OTC 11868 Design, Testing and Installation of the Gemini Umbilical

PE Norris/Texaco Inc.

Copyright 2000, Offshore Technology Conference This paper was prepared for presentation at the 2000 Offshore Technology Conference held in Houston, Texas, 1–4 May 2000. This paper was selected for presentation by the OTC Program Committee following review of information contained in an abstract submitted by the author(s). Contents of the paper, as presented, have not been reviewed by the Offshore Technology Conference and are subject to correction by the author(s). The material, as presented, does not necessarily reflect any position of the Offshore Technology Conference or its officers. Electronic reproduction, distribution, or storage of any part of this paper for commercial purposes without the written consent of the Offshore Technology Conference is prohibited. Permission to reproduce in print is restricted to an abstract of not more than 300 words; illustrations may not be copied. The abstract must contain conspicuous acknowledgment of where and by whom the paper was presented.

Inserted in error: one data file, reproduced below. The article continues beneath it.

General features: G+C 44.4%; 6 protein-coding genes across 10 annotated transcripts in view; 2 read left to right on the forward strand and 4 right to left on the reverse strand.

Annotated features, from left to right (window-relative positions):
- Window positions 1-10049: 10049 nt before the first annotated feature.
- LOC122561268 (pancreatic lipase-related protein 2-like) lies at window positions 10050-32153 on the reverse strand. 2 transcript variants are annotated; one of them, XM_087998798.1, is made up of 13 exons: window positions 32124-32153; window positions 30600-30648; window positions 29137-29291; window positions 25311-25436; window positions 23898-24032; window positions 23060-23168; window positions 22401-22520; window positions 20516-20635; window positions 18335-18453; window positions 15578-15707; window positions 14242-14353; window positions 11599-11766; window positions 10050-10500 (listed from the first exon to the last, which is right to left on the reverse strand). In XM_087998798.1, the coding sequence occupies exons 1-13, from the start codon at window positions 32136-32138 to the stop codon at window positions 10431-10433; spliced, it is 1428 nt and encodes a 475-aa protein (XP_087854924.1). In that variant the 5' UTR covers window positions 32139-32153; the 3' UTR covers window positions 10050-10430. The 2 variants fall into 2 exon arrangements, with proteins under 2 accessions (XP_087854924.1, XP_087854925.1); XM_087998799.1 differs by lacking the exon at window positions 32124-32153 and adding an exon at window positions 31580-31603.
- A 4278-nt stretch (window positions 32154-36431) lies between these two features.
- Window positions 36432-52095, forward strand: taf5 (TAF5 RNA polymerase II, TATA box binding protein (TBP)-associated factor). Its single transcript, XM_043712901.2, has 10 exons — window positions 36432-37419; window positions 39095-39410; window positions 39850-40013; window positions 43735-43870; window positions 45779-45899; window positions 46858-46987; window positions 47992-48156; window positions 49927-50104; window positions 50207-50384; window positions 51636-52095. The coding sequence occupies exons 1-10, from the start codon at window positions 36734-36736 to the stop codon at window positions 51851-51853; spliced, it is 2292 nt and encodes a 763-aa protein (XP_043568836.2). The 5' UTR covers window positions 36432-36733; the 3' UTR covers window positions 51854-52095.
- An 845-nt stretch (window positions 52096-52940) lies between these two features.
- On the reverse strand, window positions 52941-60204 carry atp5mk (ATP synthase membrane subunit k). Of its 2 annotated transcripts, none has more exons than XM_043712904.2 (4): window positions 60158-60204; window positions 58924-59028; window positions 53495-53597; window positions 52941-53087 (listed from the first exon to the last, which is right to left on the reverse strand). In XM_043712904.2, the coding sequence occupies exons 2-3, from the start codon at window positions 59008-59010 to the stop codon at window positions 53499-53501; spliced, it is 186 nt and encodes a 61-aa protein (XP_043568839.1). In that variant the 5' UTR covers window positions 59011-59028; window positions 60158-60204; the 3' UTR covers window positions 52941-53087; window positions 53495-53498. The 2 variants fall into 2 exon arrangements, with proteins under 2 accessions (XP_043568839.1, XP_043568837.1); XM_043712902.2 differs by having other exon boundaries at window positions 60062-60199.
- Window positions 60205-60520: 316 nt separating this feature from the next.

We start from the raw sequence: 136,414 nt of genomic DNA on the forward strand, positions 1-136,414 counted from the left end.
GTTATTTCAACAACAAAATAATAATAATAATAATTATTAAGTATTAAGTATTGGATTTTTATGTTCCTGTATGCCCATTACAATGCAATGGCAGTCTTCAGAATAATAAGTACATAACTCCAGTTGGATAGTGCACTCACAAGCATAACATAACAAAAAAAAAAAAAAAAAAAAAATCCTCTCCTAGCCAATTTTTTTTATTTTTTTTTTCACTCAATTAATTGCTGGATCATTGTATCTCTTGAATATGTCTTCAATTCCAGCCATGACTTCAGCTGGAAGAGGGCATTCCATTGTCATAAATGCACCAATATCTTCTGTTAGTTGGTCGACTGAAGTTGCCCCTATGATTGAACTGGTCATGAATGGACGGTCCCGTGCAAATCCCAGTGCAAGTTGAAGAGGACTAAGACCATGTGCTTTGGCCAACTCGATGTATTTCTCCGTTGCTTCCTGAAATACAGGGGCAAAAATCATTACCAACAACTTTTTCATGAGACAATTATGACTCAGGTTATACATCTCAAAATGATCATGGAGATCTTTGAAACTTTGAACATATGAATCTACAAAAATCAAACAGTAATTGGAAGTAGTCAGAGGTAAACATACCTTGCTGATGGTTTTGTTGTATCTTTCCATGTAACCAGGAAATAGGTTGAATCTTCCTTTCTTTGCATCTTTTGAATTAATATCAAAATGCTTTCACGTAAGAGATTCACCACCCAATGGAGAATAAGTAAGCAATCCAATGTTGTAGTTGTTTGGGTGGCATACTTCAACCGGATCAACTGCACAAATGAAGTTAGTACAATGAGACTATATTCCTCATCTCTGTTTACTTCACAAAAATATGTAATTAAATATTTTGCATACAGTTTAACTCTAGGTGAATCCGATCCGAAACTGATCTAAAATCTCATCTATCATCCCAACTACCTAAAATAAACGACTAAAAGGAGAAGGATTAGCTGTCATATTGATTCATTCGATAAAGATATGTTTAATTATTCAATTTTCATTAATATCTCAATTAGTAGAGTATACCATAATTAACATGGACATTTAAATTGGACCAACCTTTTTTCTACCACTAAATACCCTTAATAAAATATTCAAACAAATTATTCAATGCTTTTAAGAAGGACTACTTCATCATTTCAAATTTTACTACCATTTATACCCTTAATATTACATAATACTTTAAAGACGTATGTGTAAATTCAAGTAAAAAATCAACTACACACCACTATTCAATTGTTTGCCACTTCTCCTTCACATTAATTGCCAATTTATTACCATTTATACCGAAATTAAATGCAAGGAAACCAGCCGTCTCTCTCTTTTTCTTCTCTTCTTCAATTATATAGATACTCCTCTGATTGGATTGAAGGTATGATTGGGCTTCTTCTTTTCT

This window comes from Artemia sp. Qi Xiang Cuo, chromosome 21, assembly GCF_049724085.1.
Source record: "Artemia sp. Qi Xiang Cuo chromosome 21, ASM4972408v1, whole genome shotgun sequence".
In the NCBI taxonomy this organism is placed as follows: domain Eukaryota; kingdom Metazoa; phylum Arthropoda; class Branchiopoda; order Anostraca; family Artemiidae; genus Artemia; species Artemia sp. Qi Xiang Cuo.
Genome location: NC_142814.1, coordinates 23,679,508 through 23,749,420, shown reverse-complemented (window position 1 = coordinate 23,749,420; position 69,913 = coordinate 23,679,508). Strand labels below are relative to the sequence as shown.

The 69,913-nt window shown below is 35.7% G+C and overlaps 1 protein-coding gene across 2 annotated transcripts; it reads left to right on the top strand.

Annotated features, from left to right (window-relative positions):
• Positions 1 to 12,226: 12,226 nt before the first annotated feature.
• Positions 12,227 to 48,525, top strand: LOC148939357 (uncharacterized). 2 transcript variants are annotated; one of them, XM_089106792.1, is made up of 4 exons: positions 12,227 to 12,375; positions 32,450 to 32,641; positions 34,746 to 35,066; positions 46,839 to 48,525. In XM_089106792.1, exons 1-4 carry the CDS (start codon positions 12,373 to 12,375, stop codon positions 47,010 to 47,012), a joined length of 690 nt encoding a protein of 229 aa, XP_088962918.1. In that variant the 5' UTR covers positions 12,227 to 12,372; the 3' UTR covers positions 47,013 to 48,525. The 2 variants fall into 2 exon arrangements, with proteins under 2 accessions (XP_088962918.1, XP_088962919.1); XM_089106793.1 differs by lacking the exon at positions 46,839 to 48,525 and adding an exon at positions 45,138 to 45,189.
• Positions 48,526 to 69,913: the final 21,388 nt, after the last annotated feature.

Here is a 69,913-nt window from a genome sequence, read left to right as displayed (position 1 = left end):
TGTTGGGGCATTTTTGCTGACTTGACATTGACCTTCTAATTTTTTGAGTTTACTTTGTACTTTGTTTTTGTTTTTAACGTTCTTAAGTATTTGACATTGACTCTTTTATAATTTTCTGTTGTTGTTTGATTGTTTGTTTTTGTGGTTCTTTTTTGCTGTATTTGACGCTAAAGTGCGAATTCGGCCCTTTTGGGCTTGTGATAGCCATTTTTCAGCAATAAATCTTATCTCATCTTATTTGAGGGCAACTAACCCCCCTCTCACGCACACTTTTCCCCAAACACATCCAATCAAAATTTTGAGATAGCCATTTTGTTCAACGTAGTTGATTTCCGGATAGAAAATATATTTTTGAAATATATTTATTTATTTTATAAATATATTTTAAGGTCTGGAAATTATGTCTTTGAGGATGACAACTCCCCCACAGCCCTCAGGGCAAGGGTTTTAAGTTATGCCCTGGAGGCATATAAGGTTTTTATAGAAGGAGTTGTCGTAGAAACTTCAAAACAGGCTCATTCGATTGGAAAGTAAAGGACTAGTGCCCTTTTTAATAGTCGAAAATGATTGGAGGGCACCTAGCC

inadequately covered by existing specifications, namely: (1) Installation loads and their effect on wall thickness for deepwater installations (2) ASTM G48A testing on super duplex welds A description of the method adopted for the guidelineless deep to shallow installation of the umbilical with an attendant drilling rig is also described. Deepwater installation design The general method adopted to determine wall thickness for umbilical tubes is based on ASME B31.3 chapter IX and ASME A789. Umbilical tube stresses should then be checked for installation loads when the construction will be subjected to: (1) Tensile stress from umbilical tension (2) Hoop stress from internal pressure (3) Bending stress from the squeeze effect of a tensioned helix (4) Bending stress from umbilical bending over the deployment structure (e.g. wheel) The bending forces induced over a laying wheel and from caterpillar clamping force are very difficult to determine analytically. No satisfactory design methodology exists. The approach taken on Gemini was to perform a verification test on the completed umbilical. Although this establishes confidence, the test occurs at very late stage in the project and a failure at this stage would have resulted in delayed production. It is essential in the early design phase to develop conservative methodology to confirm that installation forces are not the determining factor for wall thickness. As water depth increases, tensile stresses increase proportionally. These stresses need to be combined with the stresses outlined above and compared against the yield stress of the tube material. For the Gemini design, it was determined that lay force over the wheel was the determining factor governing wall thickness for certain tube elements in the umbilical. The analytical method will be briefly described primarily to illustrate the approximations involved and to suggest that a more sophisticated approach is warranted. The conclusions are: